print PRINT


Fierce power struggle emerges between Suga, Nikai

  • 2015-06-09 15:00:00
  • , Yomiuri
  • Translation

(Themis: June 2015 – p. 23-25)


 There is no doubt that the Abe government will be able to maintain its firm grip on power for quite a while, but the direction of power within the government is gradually shifting due to an internal “chemical reaction.”


 Toshihiro Nikai, chairman of the General Affairs Council in the Liberal Democratic Party, has recently been gaining ground, challenging Chief Cabinet Secretary Yoshihide Suga who has built up his presence as Abe’s right-hand man.


 “Nikai was one of the first people to express support for Abe’s re-election for a third term as party president,” said a person close to the LDP. “He has made his mark by quickly building party consensus on security bills and he was also quick to take steps when a drone dropped onto the roof of the Prime Minister’s Office building. His coordinating skills are superior to Suga’s.”


 Nikai has also become a trusted figure for Abe. In mid-May, he accompanied the prime minister to Wakayama Prefecture, his electorate, where they visited historic sites together. “He knows how to win the trust of people and has already won the heart of Abe,” said a senior LDP member.


 The Nikai faction includes several lawmakers with no party affiliations. Behind the scenes, talks are underway for joining hands with the Ishihara faction. Nikai has strong channels of communication with China and South Korea. His political thinking and principles are different from Abe’s. Nonetheless he has won Abe’s favor.


 Suga, meanwhile, is also stepping up his influence. On May 9, he became the fourth-longest serving chief cabinet secretary, remaining in office for 865 days.


 An analysis that the Yomiuri Shimbun ran in its May 9 edition has quietly drawn the attention of LDP members.


 The report said: “Suga is interested in the post of LDP secretary-general and has jokingly suggested that he and Economy and Fiscal Policy Minister Amari take turns serving as chief cabinet secretary and secretary-general each year.”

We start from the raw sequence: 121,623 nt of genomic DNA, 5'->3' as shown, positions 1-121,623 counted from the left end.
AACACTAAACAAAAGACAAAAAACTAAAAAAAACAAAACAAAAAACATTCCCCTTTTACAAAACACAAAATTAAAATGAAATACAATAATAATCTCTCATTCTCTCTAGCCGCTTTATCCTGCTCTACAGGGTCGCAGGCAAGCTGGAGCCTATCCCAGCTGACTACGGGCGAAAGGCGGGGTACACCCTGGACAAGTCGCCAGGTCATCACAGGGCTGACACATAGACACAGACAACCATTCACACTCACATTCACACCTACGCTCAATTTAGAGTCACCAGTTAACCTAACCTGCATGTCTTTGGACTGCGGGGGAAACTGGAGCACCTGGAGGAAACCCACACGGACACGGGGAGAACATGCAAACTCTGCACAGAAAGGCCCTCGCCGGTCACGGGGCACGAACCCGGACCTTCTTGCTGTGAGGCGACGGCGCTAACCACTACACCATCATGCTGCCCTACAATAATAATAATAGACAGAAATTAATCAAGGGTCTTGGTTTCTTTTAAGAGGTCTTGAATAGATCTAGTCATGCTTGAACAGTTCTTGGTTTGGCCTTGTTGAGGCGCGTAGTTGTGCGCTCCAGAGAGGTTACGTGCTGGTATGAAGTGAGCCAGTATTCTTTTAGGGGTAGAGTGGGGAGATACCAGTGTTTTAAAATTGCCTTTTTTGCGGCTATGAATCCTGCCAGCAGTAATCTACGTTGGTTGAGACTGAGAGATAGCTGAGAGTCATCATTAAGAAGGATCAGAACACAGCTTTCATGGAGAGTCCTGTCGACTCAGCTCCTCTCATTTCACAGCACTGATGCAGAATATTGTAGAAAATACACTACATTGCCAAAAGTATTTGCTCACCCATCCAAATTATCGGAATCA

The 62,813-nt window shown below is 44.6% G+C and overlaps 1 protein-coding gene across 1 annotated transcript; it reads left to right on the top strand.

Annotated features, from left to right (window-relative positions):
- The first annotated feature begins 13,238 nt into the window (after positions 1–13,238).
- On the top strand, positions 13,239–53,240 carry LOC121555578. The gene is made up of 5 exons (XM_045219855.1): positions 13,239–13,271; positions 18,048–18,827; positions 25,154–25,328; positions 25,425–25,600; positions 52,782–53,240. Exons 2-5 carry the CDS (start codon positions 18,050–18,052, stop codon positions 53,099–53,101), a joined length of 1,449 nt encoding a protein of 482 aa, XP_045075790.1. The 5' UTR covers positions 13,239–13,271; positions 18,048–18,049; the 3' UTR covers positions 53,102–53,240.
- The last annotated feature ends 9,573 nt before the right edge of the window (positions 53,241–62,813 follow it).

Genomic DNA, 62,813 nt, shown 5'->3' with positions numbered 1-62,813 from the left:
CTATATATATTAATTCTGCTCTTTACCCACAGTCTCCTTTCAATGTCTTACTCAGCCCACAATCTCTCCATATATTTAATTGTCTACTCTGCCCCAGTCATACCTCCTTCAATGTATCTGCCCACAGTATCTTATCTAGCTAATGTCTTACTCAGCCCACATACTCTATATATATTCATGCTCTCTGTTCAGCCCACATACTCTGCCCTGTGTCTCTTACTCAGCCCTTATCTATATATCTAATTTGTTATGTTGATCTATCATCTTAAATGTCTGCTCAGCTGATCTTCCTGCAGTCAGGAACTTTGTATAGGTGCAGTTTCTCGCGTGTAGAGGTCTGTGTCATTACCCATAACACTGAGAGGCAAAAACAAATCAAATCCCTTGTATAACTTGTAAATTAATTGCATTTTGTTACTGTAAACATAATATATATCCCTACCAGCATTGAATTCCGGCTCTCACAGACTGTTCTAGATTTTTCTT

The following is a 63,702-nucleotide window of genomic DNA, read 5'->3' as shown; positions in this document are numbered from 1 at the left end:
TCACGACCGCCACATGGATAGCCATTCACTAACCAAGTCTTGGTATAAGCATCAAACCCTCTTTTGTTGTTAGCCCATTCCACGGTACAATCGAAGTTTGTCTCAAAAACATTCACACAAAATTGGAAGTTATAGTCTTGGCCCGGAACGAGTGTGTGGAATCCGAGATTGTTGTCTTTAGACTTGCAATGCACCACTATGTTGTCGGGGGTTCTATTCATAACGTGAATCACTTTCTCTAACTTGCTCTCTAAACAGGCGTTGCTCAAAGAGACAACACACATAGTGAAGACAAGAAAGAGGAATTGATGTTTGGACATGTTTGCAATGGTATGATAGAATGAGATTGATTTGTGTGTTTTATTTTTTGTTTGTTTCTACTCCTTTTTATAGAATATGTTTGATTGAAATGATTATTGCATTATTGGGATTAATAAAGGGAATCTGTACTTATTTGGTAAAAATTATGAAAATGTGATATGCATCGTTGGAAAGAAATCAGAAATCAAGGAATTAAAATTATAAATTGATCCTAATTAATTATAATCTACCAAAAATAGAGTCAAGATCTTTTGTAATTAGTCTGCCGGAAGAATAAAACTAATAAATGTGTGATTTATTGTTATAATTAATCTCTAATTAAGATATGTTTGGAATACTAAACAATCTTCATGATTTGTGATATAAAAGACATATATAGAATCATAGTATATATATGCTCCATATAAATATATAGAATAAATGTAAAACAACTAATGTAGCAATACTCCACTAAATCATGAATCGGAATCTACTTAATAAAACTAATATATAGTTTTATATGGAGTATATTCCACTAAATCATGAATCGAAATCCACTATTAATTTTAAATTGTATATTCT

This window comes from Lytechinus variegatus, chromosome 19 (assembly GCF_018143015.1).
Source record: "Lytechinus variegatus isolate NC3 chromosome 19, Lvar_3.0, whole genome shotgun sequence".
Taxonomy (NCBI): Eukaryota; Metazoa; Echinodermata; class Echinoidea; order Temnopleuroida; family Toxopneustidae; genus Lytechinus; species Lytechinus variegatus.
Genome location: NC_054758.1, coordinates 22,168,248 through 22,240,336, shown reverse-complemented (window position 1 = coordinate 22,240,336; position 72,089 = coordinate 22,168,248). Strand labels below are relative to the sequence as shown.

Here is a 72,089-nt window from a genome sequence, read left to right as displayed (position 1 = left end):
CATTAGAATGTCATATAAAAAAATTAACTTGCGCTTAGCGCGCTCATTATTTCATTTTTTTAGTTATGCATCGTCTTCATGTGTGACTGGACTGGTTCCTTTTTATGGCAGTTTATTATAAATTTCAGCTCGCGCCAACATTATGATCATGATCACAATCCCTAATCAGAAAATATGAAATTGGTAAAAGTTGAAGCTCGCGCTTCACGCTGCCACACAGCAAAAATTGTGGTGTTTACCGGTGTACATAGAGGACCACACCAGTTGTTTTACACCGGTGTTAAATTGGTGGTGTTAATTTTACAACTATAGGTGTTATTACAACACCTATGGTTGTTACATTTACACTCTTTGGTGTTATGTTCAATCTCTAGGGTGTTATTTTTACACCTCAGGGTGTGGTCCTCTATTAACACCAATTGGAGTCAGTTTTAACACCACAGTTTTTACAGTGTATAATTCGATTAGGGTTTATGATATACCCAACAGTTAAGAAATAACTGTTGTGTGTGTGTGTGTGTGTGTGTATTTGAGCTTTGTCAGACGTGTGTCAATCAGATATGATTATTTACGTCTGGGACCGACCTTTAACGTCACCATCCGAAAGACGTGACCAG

Suga acts as a brake on Abe’s conservative polices, advising him not to visit Yasukuni Shrine. Much talk on the Yomiuri article within the party suggests there are moves to contain Suga.


 But a political reporter with another newspaper outlet offers a different perspective. “It is highly likely that the source of the information was Suga himself,” the person said. “He lost influence when he failed to build consensus over the Okinawa issue, so he was desperate to demonstrate his presence. Rumor has it that a personnel reshuffle may take place in September. Attention is focused on who will be named as chief cabinet secretary and LDP secretary-general.”


 The chances of Sadakazu Tanigaki, the incumbent secretary-general, or LDP Policy Affairs chief Tomomi Inada, running for party presidency are slim, as they support Abe’s re-election. The influence of Shigeru Ishiba has already been diluted. Nobuteru Ishihara has lost his fighting spirit. Nobutaka Machimura stepped down as Lower House Speaker because he suffered a stroke.


 Seiko Noda may declare her candidacy. But it will not be easy for her to win the endorsement of 20 members, as the odds are against her.


 Suga shook hands with Nikai at a reception of business leaders held at a Tokyo hotel on May 19. They were divided over a referendum on the streamlining of Osaka. The gesture may suggest reconciliation, but their rivalry will probably continue for some time. (Summary)

  • Ambassador
  • G7 Summit
  • Ukraine